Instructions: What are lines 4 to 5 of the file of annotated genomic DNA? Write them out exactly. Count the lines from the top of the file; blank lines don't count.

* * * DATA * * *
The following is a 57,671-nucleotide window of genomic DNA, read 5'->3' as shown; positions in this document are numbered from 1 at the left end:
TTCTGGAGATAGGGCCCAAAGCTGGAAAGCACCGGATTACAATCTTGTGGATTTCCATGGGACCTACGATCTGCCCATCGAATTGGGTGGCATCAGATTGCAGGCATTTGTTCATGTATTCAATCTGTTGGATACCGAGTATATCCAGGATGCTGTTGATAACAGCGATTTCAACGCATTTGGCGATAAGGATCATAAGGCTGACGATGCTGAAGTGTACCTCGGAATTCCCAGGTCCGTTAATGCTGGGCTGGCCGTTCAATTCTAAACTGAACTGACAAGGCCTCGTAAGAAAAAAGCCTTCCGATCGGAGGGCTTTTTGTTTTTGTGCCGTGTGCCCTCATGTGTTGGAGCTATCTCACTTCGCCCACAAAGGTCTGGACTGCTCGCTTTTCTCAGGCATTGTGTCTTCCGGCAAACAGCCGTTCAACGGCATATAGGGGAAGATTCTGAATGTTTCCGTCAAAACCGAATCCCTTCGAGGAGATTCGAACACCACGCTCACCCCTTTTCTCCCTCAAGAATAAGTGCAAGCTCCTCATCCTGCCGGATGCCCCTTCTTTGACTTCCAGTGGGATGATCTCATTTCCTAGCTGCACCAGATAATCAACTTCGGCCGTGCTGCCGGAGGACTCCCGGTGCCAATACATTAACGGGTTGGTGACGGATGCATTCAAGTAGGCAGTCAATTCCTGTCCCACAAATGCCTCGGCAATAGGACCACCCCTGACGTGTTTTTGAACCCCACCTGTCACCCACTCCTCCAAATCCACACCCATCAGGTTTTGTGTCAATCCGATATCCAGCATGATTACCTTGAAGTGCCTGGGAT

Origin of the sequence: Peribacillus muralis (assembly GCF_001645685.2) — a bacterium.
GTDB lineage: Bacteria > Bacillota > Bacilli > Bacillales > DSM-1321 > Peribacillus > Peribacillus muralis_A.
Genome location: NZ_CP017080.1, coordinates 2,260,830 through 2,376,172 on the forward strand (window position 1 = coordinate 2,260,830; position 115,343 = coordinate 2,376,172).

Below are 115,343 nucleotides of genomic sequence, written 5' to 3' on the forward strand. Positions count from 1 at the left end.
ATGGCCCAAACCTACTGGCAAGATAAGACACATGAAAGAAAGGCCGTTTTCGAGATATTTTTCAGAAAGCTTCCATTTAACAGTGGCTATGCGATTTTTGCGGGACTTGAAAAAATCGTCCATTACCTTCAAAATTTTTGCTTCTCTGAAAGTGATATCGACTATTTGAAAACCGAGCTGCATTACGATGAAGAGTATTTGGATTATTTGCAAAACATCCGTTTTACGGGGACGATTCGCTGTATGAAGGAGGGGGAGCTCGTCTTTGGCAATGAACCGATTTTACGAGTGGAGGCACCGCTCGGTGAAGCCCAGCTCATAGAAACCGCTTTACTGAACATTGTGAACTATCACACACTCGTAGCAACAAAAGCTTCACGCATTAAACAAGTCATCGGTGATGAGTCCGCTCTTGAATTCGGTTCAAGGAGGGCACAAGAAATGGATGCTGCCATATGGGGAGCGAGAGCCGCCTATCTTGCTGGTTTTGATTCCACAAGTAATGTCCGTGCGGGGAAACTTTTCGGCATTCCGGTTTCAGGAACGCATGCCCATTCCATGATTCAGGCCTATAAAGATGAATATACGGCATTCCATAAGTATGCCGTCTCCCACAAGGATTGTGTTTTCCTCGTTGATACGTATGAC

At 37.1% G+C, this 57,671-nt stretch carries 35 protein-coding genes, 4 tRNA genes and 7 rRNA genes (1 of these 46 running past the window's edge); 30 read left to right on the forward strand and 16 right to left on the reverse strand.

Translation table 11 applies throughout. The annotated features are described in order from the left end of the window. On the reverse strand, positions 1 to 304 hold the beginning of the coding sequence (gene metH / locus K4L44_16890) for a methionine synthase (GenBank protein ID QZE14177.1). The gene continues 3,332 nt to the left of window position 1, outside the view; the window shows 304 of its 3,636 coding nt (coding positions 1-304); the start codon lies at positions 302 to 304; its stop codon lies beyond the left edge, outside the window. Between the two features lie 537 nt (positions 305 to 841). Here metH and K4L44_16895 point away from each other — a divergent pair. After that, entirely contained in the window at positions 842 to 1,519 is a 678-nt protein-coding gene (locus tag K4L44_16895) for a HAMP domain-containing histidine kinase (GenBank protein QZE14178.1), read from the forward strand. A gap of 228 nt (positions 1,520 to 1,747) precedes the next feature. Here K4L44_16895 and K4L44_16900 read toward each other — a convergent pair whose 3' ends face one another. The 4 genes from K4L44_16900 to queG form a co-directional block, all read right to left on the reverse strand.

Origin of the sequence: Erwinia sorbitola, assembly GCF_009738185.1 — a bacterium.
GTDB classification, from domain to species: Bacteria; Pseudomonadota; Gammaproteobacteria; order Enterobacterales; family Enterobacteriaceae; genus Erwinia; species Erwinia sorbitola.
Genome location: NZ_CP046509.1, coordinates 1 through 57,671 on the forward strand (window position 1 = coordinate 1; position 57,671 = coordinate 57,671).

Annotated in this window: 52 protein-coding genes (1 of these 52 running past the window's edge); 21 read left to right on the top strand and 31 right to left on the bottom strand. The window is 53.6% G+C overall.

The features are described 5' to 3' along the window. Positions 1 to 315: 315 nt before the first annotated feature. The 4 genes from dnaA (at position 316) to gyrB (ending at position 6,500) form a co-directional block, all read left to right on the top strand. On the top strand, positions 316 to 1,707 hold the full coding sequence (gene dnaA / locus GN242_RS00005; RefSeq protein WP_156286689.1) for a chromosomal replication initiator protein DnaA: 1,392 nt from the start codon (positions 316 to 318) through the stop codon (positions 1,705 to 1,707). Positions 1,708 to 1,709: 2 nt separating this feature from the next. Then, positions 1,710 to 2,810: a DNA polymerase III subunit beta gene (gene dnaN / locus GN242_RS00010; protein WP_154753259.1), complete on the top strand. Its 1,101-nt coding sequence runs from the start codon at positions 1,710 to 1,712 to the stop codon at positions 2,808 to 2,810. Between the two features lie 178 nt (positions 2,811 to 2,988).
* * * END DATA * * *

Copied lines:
GTDB lineage: Bacteria > Bacillota > Bacilli > Bacillales > DSM-1321 > Peribacillus > Peribacillus muralis_A.
Genome location: NZ_CP017080.1, coordinates 2,260,830 through 2,376,172 on the forward strand (window position 1 = coordinate 2,260,830; position 115,343 = coordinate 2,376,172).